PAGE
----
LANCASHIRE'S new top cop has promised to beef up rural neighbourhood policing and look again at the closure of police station front desks.

Chris Rowley made the pledge to councillors as they confirmed him as chief constable of the county force.

The former Humberside deputy was quizzed by members of the Police and Crime Panel for Lancashire before his appointment to succeed Andy Rhodes in April was made official.

Many Lancashire police stations have lost their front desks including Darwen, Clitheroe, Longridge, Waterfoot, Colne and Barnoldswick.

Pendle Council deputy leader Cllr David Whipp asked Mr Rowley: "Please tell us how you would maintain continued improvements to neighbourhood policing and within rural communities?"

Rowley: "What the uplift in officer numbers presents is the opportunity to put more officers into neighbourhood policing.

"I feel sure that I can redirect neighbourhood policing officers into your communities."

Cllr Simon Hore then asked: "I represent Ribble Valley and we have no front desks at all.

"It's good to hear you are going to look to expand the amount of police in rural areas but do you envisage the need to replace some of the front desks that were cut?"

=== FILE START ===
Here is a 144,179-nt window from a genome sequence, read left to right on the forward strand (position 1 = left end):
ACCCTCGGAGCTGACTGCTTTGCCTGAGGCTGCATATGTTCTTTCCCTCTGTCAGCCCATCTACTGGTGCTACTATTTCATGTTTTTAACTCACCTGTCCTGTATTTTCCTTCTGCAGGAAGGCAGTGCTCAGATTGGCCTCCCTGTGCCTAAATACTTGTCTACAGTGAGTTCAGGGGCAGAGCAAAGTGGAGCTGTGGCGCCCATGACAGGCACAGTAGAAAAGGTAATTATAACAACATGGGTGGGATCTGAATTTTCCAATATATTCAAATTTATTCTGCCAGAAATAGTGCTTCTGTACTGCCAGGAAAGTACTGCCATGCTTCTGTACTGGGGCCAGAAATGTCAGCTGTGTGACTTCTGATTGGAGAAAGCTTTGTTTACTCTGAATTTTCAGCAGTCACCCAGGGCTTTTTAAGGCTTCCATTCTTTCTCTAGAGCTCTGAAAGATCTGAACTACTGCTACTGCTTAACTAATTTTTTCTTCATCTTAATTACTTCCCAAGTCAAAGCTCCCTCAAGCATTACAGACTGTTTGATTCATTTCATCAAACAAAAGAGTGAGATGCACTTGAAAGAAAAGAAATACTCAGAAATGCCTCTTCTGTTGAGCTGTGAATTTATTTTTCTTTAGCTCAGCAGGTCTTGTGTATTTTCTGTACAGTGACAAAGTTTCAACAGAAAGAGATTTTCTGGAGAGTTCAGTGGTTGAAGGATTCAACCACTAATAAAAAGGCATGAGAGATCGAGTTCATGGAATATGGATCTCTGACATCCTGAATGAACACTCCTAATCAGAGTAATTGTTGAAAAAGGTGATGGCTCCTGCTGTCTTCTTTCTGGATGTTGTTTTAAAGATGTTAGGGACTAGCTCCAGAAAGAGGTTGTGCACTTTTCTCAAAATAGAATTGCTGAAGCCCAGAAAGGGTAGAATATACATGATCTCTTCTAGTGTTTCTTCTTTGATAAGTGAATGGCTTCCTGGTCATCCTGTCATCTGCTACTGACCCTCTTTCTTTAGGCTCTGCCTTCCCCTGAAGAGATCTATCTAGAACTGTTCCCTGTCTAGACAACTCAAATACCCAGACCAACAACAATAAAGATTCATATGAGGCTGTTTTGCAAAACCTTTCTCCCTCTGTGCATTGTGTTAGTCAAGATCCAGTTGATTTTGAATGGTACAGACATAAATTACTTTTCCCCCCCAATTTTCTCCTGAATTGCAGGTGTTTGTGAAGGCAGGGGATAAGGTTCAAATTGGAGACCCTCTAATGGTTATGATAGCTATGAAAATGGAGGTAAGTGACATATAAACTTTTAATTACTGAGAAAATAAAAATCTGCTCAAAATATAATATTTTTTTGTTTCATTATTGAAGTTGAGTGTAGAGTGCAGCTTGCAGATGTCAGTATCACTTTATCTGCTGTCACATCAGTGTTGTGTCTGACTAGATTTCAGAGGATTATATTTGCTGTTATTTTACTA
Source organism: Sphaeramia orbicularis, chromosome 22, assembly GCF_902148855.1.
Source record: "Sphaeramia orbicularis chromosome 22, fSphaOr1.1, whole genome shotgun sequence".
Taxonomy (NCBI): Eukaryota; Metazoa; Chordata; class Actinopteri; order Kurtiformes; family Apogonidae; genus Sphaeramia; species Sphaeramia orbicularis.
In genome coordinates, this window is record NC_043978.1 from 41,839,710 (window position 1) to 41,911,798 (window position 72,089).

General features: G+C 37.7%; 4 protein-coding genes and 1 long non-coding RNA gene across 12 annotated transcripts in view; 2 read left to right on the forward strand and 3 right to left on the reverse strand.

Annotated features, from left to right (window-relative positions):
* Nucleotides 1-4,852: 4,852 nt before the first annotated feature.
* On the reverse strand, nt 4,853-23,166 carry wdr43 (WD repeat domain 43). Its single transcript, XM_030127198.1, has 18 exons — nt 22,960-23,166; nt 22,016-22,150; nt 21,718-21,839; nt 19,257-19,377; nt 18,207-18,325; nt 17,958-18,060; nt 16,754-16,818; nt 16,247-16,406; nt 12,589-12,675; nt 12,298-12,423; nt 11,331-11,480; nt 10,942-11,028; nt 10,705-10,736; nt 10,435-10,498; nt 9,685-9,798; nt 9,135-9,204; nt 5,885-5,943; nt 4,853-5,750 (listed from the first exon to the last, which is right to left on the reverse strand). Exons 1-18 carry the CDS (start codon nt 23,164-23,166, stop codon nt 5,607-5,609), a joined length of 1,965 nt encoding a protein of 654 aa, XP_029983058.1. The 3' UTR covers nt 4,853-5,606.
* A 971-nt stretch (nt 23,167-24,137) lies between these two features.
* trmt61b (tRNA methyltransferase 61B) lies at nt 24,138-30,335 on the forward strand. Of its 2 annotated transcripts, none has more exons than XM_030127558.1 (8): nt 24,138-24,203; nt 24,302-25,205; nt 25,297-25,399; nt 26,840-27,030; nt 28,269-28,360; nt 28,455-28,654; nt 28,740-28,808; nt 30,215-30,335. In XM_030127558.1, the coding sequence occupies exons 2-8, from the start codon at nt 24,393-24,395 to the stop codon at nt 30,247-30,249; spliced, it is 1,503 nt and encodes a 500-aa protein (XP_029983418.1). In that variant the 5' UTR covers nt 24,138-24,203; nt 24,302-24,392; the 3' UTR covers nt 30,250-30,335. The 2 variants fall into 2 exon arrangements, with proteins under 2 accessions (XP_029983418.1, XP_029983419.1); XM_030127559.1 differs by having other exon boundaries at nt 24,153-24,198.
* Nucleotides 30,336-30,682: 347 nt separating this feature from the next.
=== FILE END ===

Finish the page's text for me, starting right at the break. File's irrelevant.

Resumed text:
Mr Rowley replied: "I haven't seen any of the documentation about previous cuts in front desks but I'll give you an absolute assurance that I will look at that. I give no assurance that I can reopen stations etcetera but I will have a look at it."

Blackburn with Darwen Council leader Cllr Mohammed Khan asked: "What difference would you make to the public perception of policing and how would you lead this process?"

Mr Rowley replied: "I think perception is making yourself accessible. In Humberside I have my own tactical advisory group from Black Lives Matter, local Imams, farmers, people from the deaf community, people from the blind community, from all different communities.

"We listened to the communities, how they wanted to be policed.

"We now have people coming in to culturally educate our officers. I can assure you for the police officers it's an eye-opener because it's not sending to training school to be taught diversity.

"That's gone down really really well with those communities because for the first time they've got a real 'in' into influencing the way we police. We need to give them a voice."

Lancashire's Police and Crime Commissioner Clive Grunshaw said:"Chris is an exceptional candidate."